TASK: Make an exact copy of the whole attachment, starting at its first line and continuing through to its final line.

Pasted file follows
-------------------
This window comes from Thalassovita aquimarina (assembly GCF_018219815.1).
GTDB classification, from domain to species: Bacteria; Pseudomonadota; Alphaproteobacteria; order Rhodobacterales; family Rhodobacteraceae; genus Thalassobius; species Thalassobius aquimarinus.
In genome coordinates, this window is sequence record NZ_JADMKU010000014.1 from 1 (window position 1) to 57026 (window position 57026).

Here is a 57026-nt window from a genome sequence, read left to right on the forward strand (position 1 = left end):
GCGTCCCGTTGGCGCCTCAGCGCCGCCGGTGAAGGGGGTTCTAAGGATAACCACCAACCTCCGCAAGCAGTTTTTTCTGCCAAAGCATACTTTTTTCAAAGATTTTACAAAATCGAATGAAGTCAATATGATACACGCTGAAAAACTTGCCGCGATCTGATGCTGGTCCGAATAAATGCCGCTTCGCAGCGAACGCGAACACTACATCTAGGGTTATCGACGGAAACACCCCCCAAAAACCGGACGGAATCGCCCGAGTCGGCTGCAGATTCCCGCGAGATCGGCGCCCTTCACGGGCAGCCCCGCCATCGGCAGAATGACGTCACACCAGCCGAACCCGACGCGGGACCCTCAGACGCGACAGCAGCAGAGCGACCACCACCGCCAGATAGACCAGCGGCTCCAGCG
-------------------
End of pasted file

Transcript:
This window comes from Thalassovita aquimarina (assembly GCF_018219815.1).
GTDB classification, from domain to species: Bacteria; Pseudomonadota; Alphaproteobacteria; order Rhodobacterales; family Rhodobacteraceae; genus Thalassobius; species Thalassobius aquimarinus.
In genome coordinates, this window is sequence record NZ_JADMKU010000014.1 from 1 (window position 1) to 57026 (window position 57026).

Here is a 57026-nt window from a genome sequence, read left to right on the forward strand (position 1 = left end):
GCGTCCCGTTGGCGCCTCAGCGCCGCCGGTGAAGGGGGTTCTAAGGATAACCACCAACCTCCGCAAGCAGTTTTTTCTGCCAAAGCATACTTTTTTCAAAGATTTTACAAAATCGAATGAAGTCAATATGATACACGCTGAAAAACTTGCCGCGATCTGATGCTGGTCCGAATAAATGCCGCTTCGCAGCGAACGCGAACACTACATCTAGGGTTATCGACGGAAACACCCCCCAAAAACCGGACGGAATCGCCCGAGTCGGCTGCAGATTCCCGCGAGATCGGCGCCCTTCACGGGCAGCCCCGCCATCGGCAGAATGACGTCACACCAGCCGAACCCGACGCGGGACCCTCAGACGCGACAGCAGCAGAGCGACCACCACCGCCAGATAGACCAGCGGCTCCAGCG